As Mitch McCrae puts it, they were the best of times and the worst of times. When the Black Saturday bushfires of February 7, 2009 ravaged across Victoria, destroying more than 400,000 hectares of bushland and thousands of homes, claiming 170 lives and devastating the towns of Marysville and Narbethong, his family business, the Buxton Trout Farm, was among the casualties.
“With the fish ponds on one side of the house and the Steavenson River, which feeds those ponds, on the other, we believed we were in a good position to defend ourselves against the fire,” Mitch explains. “It proved correct thanks to our firefighting efforts and those of friends who came to take shelter at the farm. The pumps that aerate the ponds kept working up until the fire actually came through and we lost power so we were able to keep wetting the house down until the last minute. Finally we took refuge indoors, put towels under the doors and just waited it out. Amazingly we survived.”
The next day, however, they began to count the cost. Australia’s first commercial trout farm, which had been going strong for more than 50 years was a smouldering shadow of its once picture-postcard self. Sheds, fences and mechanical equipment were gone and then there was the very pressing matter of 40 tonnes ( with an estimated value of more that $500,000) of dead fish, including brood stock for the coming years.
“Before the fires we were shipping our fish all over the countryside,” Mitch explains. “But as we rebuilt, we came to the realisation that we have a very fine product. Our ponds are gravity fed from the river, which carries the purest water down from the melting snow from Lake Mountain, and we decided this was something to celebrate. So now we focus on Melbourne only, and the restaurant trade. Our focus is quality rather than quantity and it’s working well for us.”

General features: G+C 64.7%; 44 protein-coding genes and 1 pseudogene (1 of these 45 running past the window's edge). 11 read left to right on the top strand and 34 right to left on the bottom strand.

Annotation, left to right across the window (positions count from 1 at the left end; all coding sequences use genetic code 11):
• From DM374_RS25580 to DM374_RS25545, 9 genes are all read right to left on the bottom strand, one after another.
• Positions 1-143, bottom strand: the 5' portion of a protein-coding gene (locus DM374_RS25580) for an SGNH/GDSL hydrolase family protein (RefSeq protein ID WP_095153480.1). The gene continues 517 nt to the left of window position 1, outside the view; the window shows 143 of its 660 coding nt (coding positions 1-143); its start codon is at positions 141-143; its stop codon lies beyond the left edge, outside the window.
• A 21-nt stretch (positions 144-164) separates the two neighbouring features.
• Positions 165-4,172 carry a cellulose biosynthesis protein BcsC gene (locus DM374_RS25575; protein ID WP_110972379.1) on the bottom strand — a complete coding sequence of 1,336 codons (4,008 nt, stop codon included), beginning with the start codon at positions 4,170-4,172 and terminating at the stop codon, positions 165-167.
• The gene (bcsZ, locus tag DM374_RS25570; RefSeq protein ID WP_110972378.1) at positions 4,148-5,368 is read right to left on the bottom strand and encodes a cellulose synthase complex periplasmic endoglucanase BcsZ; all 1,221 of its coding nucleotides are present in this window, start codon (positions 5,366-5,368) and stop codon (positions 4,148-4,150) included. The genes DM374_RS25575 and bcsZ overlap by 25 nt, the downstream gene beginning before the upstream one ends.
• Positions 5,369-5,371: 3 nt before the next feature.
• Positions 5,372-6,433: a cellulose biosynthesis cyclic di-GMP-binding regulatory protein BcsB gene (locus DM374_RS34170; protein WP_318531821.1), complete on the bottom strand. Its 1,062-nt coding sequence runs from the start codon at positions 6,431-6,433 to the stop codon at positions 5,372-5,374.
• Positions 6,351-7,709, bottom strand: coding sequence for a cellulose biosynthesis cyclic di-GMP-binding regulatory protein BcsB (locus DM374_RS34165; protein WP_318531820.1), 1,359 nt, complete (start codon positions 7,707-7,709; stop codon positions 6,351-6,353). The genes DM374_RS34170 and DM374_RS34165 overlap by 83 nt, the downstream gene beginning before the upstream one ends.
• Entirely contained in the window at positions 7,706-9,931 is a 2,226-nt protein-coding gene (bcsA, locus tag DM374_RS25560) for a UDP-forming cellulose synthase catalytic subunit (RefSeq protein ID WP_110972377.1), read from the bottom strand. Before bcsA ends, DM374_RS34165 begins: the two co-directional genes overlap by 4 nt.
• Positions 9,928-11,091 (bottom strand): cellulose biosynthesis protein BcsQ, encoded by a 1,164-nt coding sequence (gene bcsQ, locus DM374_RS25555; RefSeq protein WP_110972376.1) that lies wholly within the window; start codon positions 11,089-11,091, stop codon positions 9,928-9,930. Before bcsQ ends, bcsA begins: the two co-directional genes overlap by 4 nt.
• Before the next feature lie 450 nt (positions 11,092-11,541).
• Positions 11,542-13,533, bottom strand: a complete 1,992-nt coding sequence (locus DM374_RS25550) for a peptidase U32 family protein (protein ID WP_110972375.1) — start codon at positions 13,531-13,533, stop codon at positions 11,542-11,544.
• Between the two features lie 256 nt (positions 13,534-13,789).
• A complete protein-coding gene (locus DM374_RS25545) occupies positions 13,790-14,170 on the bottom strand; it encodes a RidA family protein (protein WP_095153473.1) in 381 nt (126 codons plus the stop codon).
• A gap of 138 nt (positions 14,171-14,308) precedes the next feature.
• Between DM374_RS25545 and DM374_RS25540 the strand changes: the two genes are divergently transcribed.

The wood-fired smoker, which Mitch describes as “the espresso of smokehouses” also swung back into action and Buxton’s smoked trout and trout pate are back on the market.
Another by-product of the farm, salmon caviar, also leapt to national attention, when Buxton’s fish eggs starred on an episode of MasterChef Australia in 2011. During a short period in winter when the eggs are fully ripe they are gently hand-milked from the fish, cleaned, separated and brined for the distinctive taste and extraordinary popping mouth sensation that sends foodies into swoons.
This story was originally published in the June / July 2014 issue of Australian Country magazine. Subscribe to the magazine here.
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Words Kirsty McKenzie
Photography Ken Brass